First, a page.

Despite the threat of further large-scale layoffs and short-time work affecting British industry and pushing unemployment toward the 3 million mark by the end of 1981, many workers are showing confidence in their companies' future by buying shares in companies or saving to become stockholders.
The trend toward workers' purchasing shares in their employers' businesses has been long and gradual in the United Kingdom, but the programs for profit sharing established by the giant Imperial Chemical Industries (ICI), the John Lewis Partnership stores, and the nationalized British Aerospace company have attracted considerable attention in many other sectors of commerce. British Aerospace has issued 33 free shares each to 58,000 employees, and almost half the work force has taken out extra investment units, which look like paying good dividends.
Within the past year, encouraged by the easing of government taxatin on workers' share plans, 300 companies have opened the doors of shareholders' meetings to employees wishing to buy a stake in the businesses or looking for advice about financial commitment to their workplace. The Finance Act of 1978 lays down the conditions relating to the purchase of employees' shares -- most worker-involvement projects come under the act; and staff members who hold on to investments for seven years are exempt from taxes collected from others who cash in units after just a few years.
Companies are restricted to selling a limit of L1,000 ($2,100) worth of shares to each employee within a tax year. Workers who earn more than L3,000 ($ 6,300) in profits annually may be subject to capital gains tax.
ICI started its profit sharing plan in 1953, but the present economic recession has led to a dramatic drop in the company's profits and there have been no dividends for workers this year. Yet a survey carried out by one of Britain's experts on employees' investments with their companies has shown that a growing number of workers wish to become involved in the shareholding.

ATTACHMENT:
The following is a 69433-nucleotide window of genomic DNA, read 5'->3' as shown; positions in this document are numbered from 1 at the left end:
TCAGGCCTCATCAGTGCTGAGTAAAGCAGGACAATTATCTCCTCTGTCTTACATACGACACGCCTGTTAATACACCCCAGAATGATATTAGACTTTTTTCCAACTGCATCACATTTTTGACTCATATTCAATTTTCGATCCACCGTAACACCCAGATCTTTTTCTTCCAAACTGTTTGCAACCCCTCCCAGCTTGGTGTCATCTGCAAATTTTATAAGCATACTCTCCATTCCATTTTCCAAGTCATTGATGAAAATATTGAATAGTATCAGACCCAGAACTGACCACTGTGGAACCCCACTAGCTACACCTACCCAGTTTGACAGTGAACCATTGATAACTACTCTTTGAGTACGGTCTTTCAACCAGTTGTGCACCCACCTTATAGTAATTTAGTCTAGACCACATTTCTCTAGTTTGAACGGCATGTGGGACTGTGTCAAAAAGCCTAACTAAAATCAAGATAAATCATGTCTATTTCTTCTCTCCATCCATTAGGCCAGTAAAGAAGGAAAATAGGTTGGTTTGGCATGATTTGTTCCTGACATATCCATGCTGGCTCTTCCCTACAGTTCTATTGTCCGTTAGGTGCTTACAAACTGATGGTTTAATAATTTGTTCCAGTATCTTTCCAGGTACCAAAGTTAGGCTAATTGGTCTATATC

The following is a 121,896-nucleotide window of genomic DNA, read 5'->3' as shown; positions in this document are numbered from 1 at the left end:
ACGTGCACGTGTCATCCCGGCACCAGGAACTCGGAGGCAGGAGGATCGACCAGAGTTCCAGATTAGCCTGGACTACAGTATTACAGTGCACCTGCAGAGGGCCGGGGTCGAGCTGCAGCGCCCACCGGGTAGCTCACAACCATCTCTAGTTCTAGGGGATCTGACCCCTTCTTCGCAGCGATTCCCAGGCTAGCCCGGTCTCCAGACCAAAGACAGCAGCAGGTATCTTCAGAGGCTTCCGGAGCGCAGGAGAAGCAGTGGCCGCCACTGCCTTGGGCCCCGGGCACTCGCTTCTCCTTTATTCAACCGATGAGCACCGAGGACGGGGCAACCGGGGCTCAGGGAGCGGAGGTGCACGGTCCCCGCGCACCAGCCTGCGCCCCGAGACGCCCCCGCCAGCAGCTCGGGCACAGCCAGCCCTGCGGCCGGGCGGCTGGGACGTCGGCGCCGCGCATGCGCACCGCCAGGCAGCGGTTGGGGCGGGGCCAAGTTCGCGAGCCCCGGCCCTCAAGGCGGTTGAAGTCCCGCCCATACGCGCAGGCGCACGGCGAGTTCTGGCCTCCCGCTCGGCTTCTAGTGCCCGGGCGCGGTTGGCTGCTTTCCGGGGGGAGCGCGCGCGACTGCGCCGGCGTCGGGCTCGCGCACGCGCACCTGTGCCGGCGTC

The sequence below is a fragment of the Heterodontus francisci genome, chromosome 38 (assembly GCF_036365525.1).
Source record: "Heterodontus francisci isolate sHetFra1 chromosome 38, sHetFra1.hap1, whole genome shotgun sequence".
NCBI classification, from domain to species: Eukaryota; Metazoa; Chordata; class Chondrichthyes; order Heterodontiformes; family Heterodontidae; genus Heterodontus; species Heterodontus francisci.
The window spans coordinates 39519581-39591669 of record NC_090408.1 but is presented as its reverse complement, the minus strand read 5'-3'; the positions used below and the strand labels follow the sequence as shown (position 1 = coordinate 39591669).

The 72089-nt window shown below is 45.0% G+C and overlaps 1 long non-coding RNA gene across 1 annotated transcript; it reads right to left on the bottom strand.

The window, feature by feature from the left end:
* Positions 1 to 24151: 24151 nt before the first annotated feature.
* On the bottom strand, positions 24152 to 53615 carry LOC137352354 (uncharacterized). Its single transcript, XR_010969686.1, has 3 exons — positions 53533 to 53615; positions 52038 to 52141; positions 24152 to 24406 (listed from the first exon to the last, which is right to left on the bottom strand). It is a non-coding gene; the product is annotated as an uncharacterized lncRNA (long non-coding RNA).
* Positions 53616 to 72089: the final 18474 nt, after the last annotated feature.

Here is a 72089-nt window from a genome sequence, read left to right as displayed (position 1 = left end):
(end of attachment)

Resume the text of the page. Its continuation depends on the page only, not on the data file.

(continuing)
Jo Grimond, former leader of the Liberal Party, has been particularly active in promoting plans that encourage workers to take out shares at their places of employment. The Confederation of British Industry (CBI) and the Conservative Party, both fiercely opposed to increasing Labour Party interest in workers' control of industry, have also backed the concept of more employee involvement with company employers by buying of shares.
Many trade unions are suspicious of profit-sharing arrangements, charging that they are attempts to convince working people that employees somehow have a significant say within the general body of shareholders or even in the board room. A minority of unions see no harm in profit-sharing arragements, and some trade unionists have welcomed the nationalized British Aerospace company's profit-sharing project, on grounds that it makes the giant aircraft manufacturer much less bureaucratic.
Yet the Sir Hugh Fraser Company, one of the biggest enterprises in the United Kingdom, and considered to have a powerful bureaucracy, recently appealed to the shareholding employees on its staff of 29,000 to refuse a tempting takeover bid by the giant international company Lonrho. "Tiny" Rowland, Lonrho's chief executive, recently bought the Observer newspaper and intends to launch new papers in the U.K.
The Glasgow-based Sir Hugh Fraser -- his company owns stores in Glasgow, Edinburgh, Copenhagen, and Newcastle, and also Harrods in London -- has been fighting a complicated battle with Mr. Rowland to resist a final takeover bid by Lonrho for the Fraser stores, and the Glasgow firm thinks its employees may play a decisive part in the complex struggle for its control.
Sir Hugh has been eager to keep the control of his extensive U.K. shopping centers within Scotland. The Scottish millionaire, who had done much to help Scotland's tourist trade and has funded major industrial research at Glasgow's Strathclyde University, sees the loyalty of thousands of shareholding staff as something that may pay the Fraser group handsome results in stopping the bid by Lonrho to try to take over his company.